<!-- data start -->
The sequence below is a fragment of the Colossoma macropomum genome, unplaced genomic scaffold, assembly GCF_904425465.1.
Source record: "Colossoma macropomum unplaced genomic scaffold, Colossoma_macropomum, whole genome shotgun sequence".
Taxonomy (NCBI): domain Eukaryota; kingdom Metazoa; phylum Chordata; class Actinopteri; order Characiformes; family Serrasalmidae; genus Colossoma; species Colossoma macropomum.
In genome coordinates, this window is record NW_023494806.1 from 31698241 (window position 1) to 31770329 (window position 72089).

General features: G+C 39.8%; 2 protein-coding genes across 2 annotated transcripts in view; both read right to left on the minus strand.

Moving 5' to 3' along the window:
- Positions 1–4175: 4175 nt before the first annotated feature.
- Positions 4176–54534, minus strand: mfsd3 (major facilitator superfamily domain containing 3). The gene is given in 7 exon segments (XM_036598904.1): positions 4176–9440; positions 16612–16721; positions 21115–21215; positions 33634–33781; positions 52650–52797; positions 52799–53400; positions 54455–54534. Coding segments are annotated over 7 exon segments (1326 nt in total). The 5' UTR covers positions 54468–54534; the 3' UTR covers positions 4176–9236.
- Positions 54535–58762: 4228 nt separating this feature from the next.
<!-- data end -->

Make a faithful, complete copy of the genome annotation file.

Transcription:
The sequence below is a fragment of the Colossoma macropomum genome, unplaced genomic scaffold, assembly GCF_904425465.1.
Source record: "Colossoma macropomum unplaced genomic scaffold, Colossoma_macropomum, whole genome shotgun sequence".
Taxonomy (NCBI): domain Eukaryota; kingdom Metazoa; phylum Chordata; class Actinopteri; order Characiformes; family Serrasalmidae; genus Colossoma; species Colossoma macropomum.
In genome coordinates, this window is record NW_023494806.1 from 31698241 (window position 1) to 31770329 (window position 72089).

General features: G+C 39.8%; 2 protein-coding genes across 2 annotated transcripts in view; both read right to left on the minus strand.

Moving 5' to 3' along the window:
- Positions 1–4175: 4175 nt before the first annotated feature.
- Positions 4176–54534, minus strand: mfsd3 (major facilitator superfamily domain containing 3). The gene is given in 7 exon segments (XM_036598904.1): positions 4176–9440; positions 16612–16721; positions 21115–21215; positions 33634–33781; positions 52650–52797; positions 52799–53400; positions 54455–54534. Coding segments are annotated over 7 exon segments (1326 nt in total). The 5' UTR covers positions 54468–54534; the 3' UTR covers positions 4176–9236.
- Positions 54535–58762: 4228 nt separating this feature from the next.